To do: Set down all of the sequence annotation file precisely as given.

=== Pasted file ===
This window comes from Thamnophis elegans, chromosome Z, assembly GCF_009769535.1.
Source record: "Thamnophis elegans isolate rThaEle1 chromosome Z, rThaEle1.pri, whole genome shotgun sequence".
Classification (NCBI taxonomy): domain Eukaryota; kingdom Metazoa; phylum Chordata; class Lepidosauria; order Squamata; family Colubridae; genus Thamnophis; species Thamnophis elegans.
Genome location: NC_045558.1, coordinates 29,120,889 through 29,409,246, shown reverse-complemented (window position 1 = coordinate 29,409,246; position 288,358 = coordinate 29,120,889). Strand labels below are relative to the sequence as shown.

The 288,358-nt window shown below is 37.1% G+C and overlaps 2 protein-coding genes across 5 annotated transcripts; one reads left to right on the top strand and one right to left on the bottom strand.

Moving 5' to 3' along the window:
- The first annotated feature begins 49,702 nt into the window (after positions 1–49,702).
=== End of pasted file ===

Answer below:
This window comes from Thamnophis elegans, chromosome Z, assembly GCF_009769535.1.
Source record: "Thamnophis elegans isolate rThaEle1 chromosome Z, rThaEle1.pri, whole genome shotgun sequence".
Classification (NCBI taxonomy): domain Eukaryota; kingdom Metazoa; phylum Chordata; class Lepidosauria; order Squamata; family Colubridae; genus Thamnophis; species Thamnophis elegans.
Genome location: NC_045558.1, coordinates 29,120,889 through 29,409,246, shown reverse-complemented (window position 1 = coordinate 29,409,246; position 288,358 = coordinate 29,120,889). Strand labels below are relative to the sequence as shown.

The 288,358-nt window shown below is 37.1% G+C and overlaps 2 protein-coding genes across 5 annotated transcripts; one reads left to right on the top strand and one right to left on the bottom strand.

Moving 5' to 3' along the window:
- The first annotated feature begins 49,702 nt into the window (after positions 1–49,702).